The electricity transmission system operator (TSO) at the centre of the cabling crisis that risks delaying development of Germany’s offshore wind industry, TenneT, has had its certification withheld by German energy regulator, Bundesnetzagentur (BNA).
Certification has been denied on the grounds that TenneT has insufficient financial means to fulfil its legal obligations for network operation and expansion.
TenneT acknowledges that its problems are due to the demands of a network expansion programme designed to connect offshore wind stations in German waters with the mainland grid.
The company owns and operates about 40% of Germany’s high voltage electricity network, covering a broad corridor that runs the length of the country from the Danish border in the north to the Swiss, Austrian and Czech borders in the south. In addition to its onshore commitments, it is legally obliged to connect offshore wind stations when these are ready for commissioning.
Despite the fact that 70% of these offshore costs are rolled over to Germany's three other TSOs, TenneT has been struggling to shoulder the cost of initial investments. It needs to attract additional investment, but this has been made more difficult because of the risk that it will have to pay damages to offshore wind operators if cable connections are not ready in time or if outages occur after they are commissioned.
An agreement signed earlier this year with Mitsubishi, under which the Japanese company will provide 20% of the investment in four offshore cables, will only take effect when these liability issues have been resolved.
Without certification TenneT risks incurring financial penalty. It has another chance to demonstrate its financial capability at a later stage in the certification procedure.
This is likely to be in about four months’ time, after the European Commission has had two months in which to comment on BNA's draft decision. After this, BNA has another two months to reach a final decision.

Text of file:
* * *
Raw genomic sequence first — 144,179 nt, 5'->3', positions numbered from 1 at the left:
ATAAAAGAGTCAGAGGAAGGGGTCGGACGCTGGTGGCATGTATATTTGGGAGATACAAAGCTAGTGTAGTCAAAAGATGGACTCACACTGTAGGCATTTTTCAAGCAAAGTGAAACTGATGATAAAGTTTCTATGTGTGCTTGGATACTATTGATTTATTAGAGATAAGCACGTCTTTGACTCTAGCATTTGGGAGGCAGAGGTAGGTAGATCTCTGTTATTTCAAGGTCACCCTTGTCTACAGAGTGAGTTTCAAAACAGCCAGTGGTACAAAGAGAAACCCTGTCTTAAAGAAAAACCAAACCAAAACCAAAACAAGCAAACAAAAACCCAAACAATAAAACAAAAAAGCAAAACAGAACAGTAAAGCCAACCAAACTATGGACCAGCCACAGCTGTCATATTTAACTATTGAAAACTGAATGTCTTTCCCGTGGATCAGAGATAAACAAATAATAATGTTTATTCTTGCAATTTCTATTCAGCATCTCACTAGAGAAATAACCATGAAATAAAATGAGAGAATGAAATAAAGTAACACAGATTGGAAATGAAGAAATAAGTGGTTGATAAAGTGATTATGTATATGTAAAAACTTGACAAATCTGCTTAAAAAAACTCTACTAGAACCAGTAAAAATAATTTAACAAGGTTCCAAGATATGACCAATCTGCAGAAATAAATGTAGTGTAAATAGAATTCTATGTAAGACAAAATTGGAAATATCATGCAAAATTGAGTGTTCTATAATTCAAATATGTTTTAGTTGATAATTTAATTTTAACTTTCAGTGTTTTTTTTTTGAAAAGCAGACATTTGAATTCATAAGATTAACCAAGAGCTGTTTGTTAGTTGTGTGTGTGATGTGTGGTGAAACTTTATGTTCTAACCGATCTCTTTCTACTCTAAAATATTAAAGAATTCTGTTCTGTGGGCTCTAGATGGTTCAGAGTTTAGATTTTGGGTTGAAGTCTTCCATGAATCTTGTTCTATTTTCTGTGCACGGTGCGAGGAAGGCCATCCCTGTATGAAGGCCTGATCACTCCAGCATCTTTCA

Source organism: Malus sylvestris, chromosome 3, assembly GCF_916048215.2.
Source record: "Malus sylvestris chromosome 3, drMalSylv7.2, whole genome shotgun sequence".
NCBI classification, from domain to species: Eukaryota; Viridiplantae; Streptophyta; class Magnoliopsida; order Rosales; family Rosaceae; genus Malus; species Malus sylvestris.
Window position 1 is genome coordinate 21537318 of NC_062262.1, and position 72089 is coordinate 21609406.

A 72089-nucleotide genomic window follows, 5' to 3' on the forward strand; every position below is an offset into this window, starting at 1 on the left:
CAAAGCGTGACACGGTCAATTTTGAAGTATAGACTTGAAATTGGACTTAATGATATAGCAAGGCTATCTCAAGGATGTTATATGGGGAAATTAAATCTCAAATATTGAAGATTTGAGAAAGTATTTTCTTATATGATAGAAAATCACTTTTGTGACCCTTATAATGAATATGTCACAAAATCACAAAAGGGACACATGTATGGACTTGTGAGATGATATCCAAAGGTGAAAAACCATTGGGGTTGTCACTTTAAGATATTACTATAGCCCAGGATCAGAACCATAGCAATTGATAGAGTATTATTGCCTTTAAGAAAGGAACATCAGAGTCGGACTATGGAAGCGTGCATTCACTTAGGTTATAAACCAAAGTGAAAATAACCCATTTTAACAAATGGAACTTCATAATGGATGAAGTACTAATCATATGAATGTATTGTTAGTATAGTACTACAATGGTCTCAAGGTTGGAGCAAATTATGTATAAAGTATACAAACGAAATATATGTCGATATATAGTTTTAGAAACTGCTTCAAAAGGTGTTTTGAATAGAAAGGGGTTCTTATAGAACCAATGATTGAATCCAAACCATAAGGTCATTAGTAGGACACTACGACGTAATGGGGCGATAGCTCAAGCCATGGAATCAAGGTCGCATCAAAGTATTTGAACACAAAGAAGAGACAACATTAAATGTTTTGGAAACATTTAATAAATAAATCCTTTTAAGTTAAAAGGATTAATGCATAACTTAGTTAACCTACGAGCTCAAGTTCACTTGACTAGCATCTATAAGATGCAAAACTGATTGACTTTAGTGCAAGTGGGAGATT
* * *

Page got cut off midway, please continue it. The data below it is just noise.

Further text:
Responding to BNA’s draft verdict, TenneT said “it confirms the necessity for a sustainable financial solution for offshore cable connections in the North Sea.” In late 2011, the company publicly warned the German government about problems with financing and building the offshore cable infrastructure.
There have been rumours that TenneT’s parent, the Dutch state-owned TenneT Group, might have stepped in to help, were it not for upcoming elections in the Netherlands on 12 September. For now, its subsidiary is pinning its hopes on the German federal economy and environment ministries' recently-published plan for overcoming offshore cable liability issues, published early this month. Draft legislation to turn this plan into law is expected next month
Another German TSO, Amprion, would like a solution to questions of cable liability. “We support the moves to reduce the risks of offshore cables to match those of onshore cables,” an Amprion spokesperson told Windpower Offshore. “After all, the TSO must build the cables regardless of its own risk analysis and views on whether the project is sensible.”
50Hertz, the TSO responsible for offshore cables to wind stations in the German Baltic Sea, is broadly supportive of the government’s plan, but not in favour of a suggestion from TenneT to create a joint offshore cable or a high voltage direct current (HVDC) cable company.
Others argue that the government’s plan provides far too much protection to offshore wind station operators and to TSOs. TSOs would only be fully liable under “wilful act” circumstances. Even in the case of gross negligence, a TSO would be able to roll over 80% of damages payable to an offshore wind operator onto electricity consumers. In addition, the government’s plan includes a cap of €20 million per incident and €60 million per year on the damages for which a TSO would be solely liable.
The whole thing is a contract to the detriment of third parties,” according to Robert Busch, managing director of a federation of new energy companies, BNE (Bundesverband Neuer Energieanbieter).
Thus far, TenneT has built two offshore cables in German waters and has initiated another seven. Combined, this work involves investment of almost €6bn up to 2015, or around €1 billion per year. TenneT's revenue in Germany was €829m in 2011, on which it earned €152m. German revenue represented about half of TenneT Group's revenue last year of €1.5bn, with group operating profit at € 357m.